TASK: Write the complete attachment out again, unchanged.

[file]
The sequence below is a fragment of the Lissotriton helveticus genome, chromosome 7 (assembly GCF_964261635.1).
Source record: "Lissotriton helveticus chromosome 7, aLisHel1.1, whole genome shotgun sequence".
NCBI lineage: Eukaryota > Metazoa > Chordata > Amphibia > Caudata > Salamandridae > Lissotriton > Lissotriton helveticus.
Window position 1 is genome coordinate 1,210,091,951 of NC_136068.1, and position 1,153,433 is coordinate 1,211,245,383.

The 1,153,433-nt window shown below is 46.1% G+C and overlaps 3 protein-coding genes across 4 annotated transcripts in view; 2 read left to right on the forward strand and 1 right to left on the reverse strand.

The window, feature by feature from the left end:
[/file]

The sequence below is a fragment of the Lissotriton helveticus genome, chromosome 7 (assembly GCF_964261635.1).
Source record: "Lissotriton helveticus chromosome 7, aLisHel1.1, whole genome shotgun sequence".
NCBI lineage: Eukaryota > Metazoa > Chordata > Amphibia > Caudata > Salamandridae > Lissotriton > Lissotriton helveticus.
Window position 1 is genome coordinate 1,210,091,951 of NC_136068.1, and position 1,153,433 is coordinate 1,211,245,383.

The 1,153,433-nt window shown below is 46.1% G+C and overlaps 3 protein-coding genes across 4 annotated transcripts in view; 2 read left to right on the forward strand and 1 right to left on the reverse strand.

The window, feature by feature from the left end: